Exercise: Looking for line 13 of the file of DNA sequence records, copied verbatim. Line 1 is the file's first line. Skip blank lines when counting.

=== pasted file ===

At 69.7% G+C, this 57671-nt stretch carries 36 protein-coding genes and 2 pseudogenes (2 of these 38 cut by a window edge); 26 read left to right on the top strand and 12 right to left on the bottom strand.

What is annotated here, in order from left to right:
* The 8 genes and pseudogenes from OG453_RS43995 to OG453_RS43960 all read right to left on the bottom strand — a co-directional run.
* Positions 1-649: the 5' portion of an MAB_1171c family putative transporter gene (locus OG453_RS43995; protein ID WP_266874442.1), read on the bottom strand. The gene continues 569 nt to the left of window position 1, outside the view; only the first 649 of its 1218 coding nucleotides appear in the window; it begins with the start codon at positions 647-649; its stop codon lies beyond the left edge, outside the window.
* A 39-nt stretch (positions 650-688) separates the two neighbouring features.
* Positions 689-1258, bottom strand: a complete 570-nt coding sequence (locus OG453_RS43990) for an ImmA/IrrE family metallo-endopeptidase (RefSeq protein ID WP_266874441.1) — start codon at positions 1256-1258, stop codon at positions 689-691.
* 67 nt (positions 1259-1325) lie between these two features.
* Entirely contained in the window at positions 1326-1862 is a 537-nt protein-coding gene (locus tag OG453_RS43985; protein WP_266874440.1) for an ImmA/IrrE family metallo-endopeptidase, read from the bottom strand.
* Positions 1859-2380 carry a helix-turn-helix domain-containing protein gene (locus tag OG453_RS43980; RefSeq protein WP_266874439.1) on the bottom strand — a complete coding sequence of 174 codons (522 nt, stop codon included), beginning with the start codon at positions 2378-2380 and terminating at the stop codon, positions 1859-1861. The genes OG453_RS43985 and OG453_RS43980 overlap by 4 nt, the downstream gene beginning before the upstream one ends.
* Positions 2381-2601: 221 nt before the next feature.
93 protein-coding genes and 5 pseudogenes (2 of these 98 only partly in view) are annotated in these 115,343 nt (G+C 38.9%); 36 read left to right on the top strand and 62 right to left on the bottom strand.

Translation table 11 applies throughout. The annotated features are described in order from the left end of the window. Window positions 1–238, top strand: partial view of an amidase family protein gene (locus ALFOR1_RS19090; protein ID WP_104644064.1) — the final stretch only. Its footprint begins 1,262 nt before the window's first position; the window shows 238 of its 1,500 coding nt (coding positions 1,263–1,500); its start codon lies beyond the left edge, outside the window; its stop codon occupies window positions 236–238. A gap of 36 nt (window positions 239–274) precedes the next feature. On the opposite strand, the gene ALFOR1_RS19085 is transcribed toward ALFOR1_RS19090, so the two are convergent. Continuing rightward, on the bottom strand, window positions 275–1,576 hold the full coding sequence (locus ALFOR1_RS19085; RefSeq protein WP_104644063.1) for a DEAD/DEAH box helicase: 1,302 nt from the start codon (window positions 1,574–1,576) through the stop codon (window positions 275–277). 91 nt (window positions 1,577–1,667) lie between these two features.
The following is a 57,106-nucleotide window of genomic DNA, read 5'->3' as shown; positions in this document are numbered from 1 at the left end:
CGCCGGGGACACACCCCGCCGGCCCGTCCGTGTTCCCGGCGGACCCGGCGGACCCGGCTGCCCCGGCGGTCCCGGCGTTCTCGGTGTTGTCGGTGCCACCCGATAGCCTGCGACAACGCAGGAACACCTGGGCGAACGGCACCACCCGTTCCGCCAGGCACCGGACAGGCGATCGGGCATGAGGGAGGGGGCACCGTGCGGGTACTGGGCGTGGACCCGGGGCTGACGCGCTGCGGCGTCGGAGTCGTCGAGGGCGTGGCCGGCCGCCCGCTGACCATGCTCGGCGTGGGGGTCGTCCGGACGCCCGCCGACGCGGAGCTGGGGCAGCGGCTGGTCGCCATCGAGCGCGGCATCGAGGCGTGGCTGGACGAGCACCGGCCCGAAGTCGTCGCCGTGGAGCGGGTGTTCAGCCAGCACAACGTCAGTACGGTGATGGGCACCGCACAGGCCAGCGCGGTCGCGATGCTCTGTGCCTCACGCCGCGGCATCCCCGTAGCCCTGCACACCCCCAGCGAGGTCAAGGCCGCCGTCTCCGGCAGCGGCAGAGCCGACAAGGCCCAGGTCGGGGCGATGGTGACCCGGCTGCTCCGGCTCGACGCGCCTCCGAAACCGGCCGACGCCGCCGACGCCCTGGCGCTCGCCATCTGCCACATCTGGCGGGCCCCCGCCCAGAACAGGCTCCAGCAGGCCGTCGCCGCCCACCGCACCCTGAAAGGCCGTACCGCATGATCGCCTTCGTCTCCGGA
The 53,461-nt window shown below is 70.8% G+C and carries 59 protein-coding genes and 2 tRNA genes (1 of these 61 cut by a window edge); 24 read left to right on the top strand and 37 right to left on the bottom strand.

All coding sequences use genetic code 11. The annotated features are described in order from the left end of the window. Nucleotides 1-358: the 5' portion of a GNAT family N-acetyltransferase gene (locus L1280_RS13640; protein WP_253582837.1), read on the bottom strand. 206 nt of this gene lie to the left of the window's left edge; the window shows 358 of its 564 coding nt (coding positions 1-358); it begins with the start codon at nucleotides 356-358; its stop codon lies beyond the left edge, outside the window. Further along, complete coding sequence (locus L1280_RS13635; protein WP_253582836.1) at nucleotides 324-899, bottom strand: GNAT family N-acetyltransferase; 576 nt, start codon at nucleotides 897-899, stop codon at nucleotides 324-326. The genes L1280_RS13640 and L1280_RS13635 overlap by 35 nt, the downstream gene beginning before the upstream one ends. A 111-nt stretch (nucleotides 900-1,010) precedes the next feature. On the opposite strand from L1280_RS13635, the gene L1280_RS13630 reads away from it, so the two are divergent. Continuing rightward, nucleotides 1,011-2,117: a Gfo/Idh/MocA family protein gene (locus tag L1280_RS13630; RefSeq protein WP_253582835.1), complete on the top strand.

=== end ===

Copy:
The following is a 57,106-nucleotide window of genomic DNA, read 5'->3' as shown; positions in this document are numbered from 1 at the left end: